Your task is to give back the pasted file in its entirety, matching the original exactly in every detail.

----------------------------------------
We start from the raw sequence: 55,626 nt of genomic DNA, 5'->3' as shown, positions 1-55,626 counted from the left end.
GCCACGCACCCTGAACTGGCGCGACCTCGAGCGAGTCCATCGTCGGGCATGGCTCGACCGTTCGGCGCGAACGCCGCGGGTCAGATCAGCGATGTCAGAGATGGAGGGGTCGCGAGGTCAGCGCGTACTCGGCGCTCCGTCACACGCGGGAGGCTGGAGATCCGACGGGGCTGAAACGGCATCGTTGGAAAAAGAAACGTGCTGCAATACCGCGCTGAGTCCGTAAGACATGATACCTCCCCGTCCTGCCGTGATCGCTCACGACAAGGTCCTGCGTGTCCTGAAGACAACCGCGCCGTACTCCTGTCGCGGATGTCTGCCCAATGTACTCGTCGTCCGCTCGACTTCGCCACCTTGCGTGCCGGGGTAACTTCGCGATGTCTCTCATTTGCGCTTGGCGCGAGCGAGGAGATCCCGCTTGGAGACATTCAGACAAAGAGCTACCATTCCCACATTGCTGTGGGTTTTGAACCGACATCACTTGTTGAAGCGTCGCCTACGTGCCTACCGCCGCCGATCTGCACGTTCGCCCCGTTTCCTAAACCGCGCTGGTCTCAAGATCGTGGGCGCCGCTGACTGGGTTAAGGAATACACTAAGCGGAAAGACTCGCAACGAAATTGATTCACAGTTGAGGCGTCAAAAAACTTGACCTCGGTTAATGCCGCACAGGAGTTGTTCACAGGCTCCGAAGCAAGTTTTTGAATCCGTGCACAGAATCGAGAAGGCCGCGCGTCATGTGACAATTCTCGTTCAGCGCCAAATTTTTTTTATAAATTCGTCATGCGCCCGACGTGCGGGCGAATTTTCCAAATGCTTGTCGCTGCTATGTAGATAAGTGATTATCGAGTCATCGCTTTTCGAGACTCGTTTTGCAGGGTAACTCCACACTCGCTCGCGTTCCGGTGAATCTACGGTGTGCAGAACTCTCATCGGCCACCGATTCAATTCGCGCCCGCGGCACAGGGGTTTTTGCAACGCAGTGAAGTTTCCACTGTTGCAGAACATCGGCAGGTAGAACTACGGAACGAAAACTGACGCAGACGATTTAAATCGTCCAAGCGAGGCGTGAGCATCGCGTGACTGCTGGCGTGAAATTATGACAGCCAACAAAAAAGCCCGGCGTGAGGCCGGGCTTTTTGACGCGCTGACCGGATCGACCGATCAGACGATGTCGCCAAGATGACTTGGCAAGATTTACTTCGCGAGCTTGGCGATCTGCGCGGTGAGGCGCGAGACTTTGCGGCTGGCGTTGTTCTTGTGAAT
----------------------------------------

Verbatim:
We start from the raw sequence: 55,626 nt of genomic DNA, 5'->3' as shown, positions 1-55,626 counted from the left end.
GCCACGCACCCTGAACTGGCGCGACCTCGAGCGAGTCCATCGTCGGGCATGGCTCGACCGTTCGGCGCGAACGCCGCGGGTCAGATCAGCGATGTCAGAGATGGAGGGGTCGCGAGGTCAGCGCGTACTCGGCGCTCCGTCACACGCGGGAGGCTGGAGATCCGACGGGGCTGAAACGGCATCGTTGGAAAAAGAAACGTGCTGCAATACCGCGCTGAGTCCGTAAGACATGATACCTCCCCGTCCTGCCGTGATCGCTCACGACAAGGTCCTGCGTGTCCTGAAGACAACCGCGCCGTACTCCTGTCGCGGATGTCTGCCCAATGTACTCGTCGTCCGCTCGACTTCGCCACCTTGCGTGCCGGGGTAACTTCGCGATGTCTCTCATTTGCGCTTGGCGCGAGCGAGGAGATCCCGCTTGGAGACATTCAGACAAAGAGCTACCATTCCCACATTGCTGTGGGTTTTGAACCGACATCACTTGTTGAAGCGTCGCCTACGTGCCTACCGCCGCCGATCTGCACGTTCGCCCCGTTTCCTAAACCGCGCTGGTCTCAAGATCGTGGGCGCCGCTGACTGGGTTAAGGAATACACTAAGCGGAAAGACTCGCAACGAAATTGATTCACAGTTGAGGCGTCAAAAAACTTGACCTCGGTTAATGCCGCACAGGAGTTGTTCACAGGCTCCGAAGCAAGTTTTTGAATCCGTGCACAGAATCGAGAAGGCCGCGCGTCATGTGACAATTCTCGTTCAGCGCCAAATTTTTTTTATAAATTCGTCATGCGCCCGACGTGCGGGCGAATTTTCCAAATGCTTGTCGCTGCTATGTAGATAAGTGATTATCGAGTCATCGCTTTTCGAGACTCGTTTTGCAGGGTAACTCCACACTCGCTCGCGTTCCGGTGAATCTACGGTGTGCAGAACTCTCATCGGCCACCGATTCAATTCGCGCCCGCGGCACAGGGGTTTTTGCAACGCAGTGAAGTTTCCACTGTTGCAGAACATCGGCAGGTAGAACTACGGAACGAAAACTGACGCAGACGATTTAAATCGTCCAAGCGAGGCGTGAGCATCGCGTGACTGCTGGCGTGAAATTATGACAGCCAACAAAAAAGCCCGGCGTGAGGCCGGGCTTTTTGACGCGCTGACCGGATCGACCGATCAGACGATGTCGCCAAGATGACTTGGCAAGATTTACTTCGCGAGCTTGGCGATCTGCGCGGTGAGGCGCGAGACTTTGCGGCTGGCGTTGTTCTTGTGAAT